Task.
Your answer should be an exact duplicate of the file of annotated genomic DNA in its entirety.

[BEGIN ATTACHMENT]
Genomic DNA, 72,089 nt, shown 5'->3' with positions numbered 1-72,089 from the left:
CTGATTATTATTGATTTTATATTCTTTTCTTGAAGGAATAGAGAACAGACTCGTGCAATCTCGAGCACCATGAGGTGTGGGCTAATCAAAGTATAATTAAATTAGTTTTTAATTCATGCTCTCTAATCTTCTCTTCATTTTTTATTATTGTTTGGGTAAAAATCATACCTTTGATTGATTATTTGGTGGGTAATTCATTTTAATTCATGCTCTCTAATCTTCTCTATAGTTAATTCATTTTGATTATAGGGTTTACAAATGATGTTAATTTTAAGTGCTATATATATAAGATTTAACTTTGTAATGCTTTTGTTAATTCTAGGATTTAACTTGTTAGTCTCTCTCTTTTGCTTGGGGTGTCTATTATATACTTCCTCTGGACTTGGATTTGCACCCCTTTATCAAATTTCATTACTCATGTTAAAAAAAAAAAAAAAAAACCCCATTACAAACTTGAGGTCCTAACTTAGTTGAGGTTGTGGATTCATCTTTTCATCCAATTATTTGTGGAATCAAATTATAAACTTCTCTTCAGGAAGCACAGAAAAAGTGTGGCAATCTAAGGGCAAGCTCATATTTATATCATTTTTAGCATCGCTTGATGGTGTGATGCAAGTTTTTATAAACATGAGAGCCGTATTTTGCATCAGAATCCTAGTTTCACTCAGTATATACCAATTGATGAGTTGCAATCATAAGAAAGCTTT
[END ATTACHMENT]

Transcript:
Genomic DNA, 72,089 nt, shown 5'->3' with positions numbered 1-72,089 from the left:
CTGATTATTATTGATTTTATATTCTTTTCTTGAAGGAATAGAGAACAGACTCGTGCAATCTCGAGCACCATGAGGTGTGGGCTAATCAAAGTATAATTAAATTAGTTTTTAATTCATGCTCTCTAATCTTCTCTTCATTTTTTATTATTGTTTGGGTAAAAATCATACCTTTGATTGATTATTTGGTGGGTAATTCATTTTAATTCATGCTCTCTAATCTTCTCTATAGTTAATTCATTTTGATTATAGGGTTTACAAATGATGTTAATTTTAAGTGCTATATATATAAGATTTAACTTTGTAATGCTTTTGTTAATTCTAGGATTTAACTTGTTAGTCTCTCTCTTTTGCTTGGGGTGTCTATTATATACTTCCTCTGGACTTGGATTTGCACCCCTTTATCAAATTTCATTACTCATGTTAAAAAAAAAAAAAAAAAACCCCATTACAAACTTGAGGTCCTAACTTAGTTGAGGTTGTGGATTCATCTTTTCATCCAATTATTTGTGGAATCAAATTATAAACTTCTCTTCAGGAAGCACAGAAAAAGTGTGGCAATCTAAGGGCAAGCTCATATTTATATCATTTTTAGCATCGCTTGATGGTGTGATGCAAGTTTTTATAAACATGAGAGCCGTATTTTGCATCAGAATCCTAGTTTCACTCAGTATATACCAATTGATGAGTTGCAATCATAAGAAAGCTTT